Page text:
Women's Auxiliary Air Force

by Air Commandant K J Trefusis Forbes
Air Commandant K J Trefusis Forbes, CBE, Director of the Women's Auxiliary Air Force. served during World War I with Women's Volunteer Reserve. and subsequently maintained active interest in women's service organisations. Miss Trefusis Forbes joined the Auxiliary Territorial Service in 1938 — at the time of the Munich crisis — and in July, 1939, was appointed to the Air Ministry as Director of the WAAF with the rank of Senior Controller (now Air Commandant). Her relative RAF rank is Air Commodore.
British women are fighting the war beside the men. The WAAF have proved so indispensable the US Army recently set up their counterpart in this country.

The waging of war is no longer an exclusively male undertaking. It is still customary to speak of "manpower," but by common acceptance the term is now more often than not taken to include women-the women who have cheerfully taken on men's jobs in factories, workshops, farms and offices so that manpower, in its strictly literal sense, may be utilized to the full.

In the Royal Air Force, the necessity for employing women to supplement man is thoroughly appreciated, and in consequence there has come into being the Women's Auxiliary Air Force. The extent to which this ancillary service has developed may be gauged from the fact that by the end of the second year of the war the total number of women enrolled into the WAAF was passing into the second hundred thousand — a figure higher than the entire strength of the RAF of a few years before. Moreover, a significant fact, every one of those women was a volunteer. Not only have they come from all corners of the British Isles to join the WAAF — there are also among them women from the Dominions and colonies. From friendly countries all over the world they came — including women from amongst those few who were able to escape from their Nazi-invaded homes. All of them — some who had seen service in the last war, others who had not long left school — left their homes, their jobs, their local ties to serve with the RAF.

From what may be termed the domestic and clerical jobs for which an active and intelligent woman is as suited as a man, more and more ground duties in the RAF have been allocated to the WAAF, sometimes to be shared with men, sometimes to be performed entirely by WAAF personnel. At the present time over 50 different "trades" are staffed with WAAF. In this way an impressive number of men have been released for the more strenuous or combatant duties, or retained in armament or other industries vital to the war effort where their special training is needed. Without that direct contribution to Britain's air effort from women of all classes the present strength of the RAF — already greater than that of the boasted Luftwaffe — might not have been achieved.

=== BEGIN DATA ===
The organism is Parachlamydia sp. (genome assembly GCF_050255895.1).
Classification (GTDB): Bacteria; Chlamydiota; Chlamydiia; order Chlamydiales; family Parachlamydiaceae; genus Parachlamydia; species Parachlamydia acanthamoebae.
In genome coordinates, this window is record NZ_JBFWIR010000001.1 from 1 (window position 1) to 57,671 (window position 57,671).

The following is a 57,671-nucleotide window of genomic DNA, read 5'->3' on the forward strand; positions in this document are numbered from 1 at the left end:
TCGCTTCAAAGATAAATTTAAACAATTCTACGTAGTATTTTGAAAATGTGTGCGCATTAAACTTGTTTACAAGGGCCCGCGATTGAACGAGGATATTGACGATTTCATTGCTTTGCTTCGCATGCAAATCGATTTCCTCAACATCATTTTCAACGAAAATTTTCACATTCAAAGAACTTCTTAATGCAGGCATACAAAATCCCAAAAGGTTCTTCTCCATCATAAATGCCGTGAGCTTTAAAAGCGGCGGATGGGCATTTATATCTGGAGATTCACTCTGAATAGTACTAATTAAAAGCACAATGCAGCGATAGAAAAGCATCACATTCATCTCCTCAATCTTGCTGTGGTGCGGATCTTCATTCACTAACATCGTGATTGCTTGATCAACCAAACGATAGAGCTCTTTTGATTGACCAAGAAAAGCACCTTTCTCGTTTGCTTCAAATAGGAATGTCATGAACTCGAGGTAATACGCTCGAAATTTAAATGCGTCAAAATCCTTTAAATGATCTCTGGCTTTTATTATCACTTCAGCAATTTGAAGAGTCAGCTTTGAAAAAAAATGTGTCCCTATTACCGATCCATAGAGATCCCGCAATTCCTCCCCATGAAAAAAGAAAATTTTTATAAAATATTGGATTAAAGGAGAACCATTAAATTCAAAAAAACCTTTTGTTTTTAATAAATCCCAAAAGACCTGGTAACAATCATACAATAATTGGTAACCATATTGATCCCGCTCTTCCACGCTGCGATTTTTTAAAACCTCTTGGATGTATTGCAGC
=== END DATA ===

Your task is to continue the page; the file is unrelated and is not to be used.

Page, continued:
The Women's Auxiliary Air Force of today is the proud successor of the Women's Royal Air Force of the last war. Then, as now, it was found that women could work side by side with men on many jobs; although the process of absorption did not then go beyond their employment on such work as cooking, driving, orderly duties, stenography, telephony and storekeeping. But those pioneers proved their worth. And when, in 1938, serious attention was given to expanding Britain's defences, a Women's Auxiliary Service of part-time volunteers was formed under the joint auspices of the War Office and the Air Ministry. This was the Auxiliary Territorial Service (ATS). It had a number of RAF companies; but as it soon became apparent that many of the duties of women serving with the Air Force would be different from those required by the Army, the RAF auxiliaries were separated from the parent body. On June 28, 1939, the WAAF was constituted by Royal Warrant an integral part of the Royal Air Force, with its own officers and NCOs and its own uniform of Air Force blue.

The badges of rank of both officers and airwomen, as well as the color and style of the uniforms, are identical with those of the officers and airmen of the RAF. This emphasizes the close connection of the WAAF with its parent fighting service. When the Germans invaded Poland in September, 1939, the WAAF mustered 48 companies all told. Although they were graded into officers, NCOs and other ranks, all those volunteers were regarded as potential officers or NCOs should the force be called upon to expand. War expansion of the RAF and the call-up of the Air Force reserves, required a great and rapid increase in the WAAF; a broadcast appeal for women volunteers brought thousands of women of all ages flocking to the recruiting centers.